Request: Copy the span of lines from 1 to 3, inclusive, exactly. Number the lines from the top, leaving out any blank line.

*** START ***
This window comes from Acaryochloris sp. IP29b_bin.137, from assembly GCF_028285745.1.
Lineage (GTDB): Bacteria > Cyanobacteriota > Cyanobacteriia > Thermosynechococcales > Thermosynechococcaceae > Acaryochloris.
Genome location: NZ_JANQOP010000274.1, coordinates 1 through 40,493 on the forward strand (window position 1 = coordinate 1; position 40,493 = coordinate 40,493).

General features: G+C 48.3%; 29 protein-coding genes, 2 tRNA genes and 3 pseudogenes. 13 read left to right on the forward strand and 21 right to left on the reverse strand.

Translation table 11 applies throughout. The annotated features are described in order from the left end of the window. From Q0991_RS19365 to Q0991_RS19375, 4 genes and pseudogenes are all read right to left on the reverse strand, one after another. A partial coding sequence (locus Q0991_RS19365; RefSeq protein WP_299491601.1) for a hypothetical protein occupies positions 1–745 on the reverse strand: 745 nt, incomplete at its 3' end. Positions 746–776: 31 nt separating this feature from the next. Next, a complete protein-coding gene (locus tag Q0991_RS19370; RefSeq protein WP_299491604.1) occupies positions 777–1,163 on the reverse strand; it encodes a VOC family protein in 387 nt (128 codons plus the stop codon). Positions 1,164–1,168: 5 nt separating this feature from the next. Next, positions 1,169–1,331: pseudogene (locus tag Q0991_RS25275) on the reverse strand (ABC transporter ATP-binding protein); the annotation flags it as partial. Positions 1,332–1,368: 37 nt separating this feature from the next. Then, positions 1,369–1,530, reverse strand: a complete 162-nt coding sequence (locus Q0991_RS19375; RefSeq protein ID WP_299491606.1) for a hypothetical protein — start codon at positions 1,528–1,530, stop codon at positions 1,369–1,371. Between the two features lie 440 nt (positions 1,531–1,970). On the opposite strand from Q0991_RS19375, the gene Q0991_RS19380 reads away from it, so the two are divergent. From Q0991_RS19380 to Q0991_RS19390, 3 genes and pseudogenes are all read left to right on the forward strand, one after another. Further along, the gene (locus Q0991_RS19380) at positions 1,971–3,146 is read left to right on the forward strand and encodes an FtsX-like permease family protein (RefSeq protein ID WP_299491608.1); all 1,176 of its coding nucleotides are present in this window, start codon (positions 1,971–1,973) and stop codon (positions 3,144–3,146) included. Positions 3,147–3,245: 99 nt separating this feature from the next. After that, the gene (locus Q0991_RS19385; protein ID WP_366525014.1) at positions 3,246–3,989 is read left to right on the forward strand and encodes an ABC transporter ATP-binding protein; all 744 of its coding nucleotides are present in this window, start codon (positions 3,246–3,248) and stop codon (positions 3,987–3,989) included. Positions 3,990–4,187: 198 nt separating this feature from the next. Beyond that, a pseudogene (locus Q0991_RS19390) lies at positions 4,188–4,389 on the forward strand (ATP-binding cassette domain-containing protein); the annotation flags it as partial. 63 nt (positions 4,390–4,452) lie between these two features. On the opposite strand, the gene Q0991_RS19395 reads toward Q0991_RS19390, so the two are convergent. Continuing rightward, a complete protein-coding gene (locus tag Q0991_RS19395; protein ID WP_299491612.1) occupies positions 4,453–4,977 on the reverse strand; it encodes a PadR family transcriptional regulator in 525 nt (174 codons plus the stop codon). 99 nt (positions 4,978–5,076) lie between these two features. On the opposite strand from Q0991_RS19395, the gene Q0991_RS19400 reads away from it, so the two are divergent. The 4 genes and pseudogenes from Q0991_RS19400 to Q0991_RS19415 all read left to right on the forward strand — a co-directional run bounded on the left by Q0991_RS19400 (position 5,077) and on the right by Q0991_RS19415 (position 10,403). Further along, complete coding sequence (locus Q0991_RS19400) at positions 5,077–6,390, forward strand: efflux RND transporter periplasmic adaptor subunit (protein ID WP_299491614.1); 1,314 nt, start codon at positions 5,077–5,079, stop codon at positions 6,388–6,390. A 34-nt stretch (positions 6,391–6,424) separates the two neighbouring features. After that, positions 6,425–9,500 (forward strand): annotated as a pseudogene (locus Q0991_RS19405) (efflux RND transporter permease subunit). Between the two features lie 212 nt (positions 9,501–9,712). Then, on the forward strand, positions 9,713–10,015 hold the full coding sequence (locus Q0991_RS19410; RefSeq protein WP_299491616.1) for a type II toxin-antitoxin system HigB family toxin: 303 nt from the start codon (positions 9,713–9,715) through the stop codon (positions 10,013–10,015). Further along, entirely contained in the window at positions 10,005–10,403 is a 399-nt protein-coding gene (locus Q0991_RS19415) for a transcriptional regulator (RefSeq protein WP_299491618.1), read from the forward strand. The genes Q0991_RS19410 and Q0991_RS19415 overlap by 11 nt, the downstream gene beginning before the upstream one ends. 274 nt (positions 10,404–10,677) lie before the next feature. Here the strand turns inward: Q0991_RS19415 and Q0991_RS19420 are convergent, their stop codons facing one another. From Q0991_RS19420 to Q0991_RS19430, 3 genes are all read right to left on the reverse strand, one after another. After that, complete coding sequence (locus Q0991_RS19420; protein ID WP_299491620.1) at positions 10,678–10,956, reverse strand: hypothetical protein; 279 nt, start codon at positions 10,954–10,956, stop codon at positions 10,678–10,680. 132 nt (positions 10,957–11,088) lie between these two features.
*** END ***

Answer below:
This window comes from Acaryochloris sp. IP29b_bin.137, from assembly GCF_028285745.1.
Lineage (GTDB): Bacteria > Cyanobacteriota > Cyanobacteriia > Thermosynechococcales > Thermosynechococcaceae > Acaryochloris.
Genome location: NZ_JANQOP010000274.1, coordinates 1 through 40,493 on the forward strand (window position 1 = coordinate 1; position 40,493 = coordinate 40,493).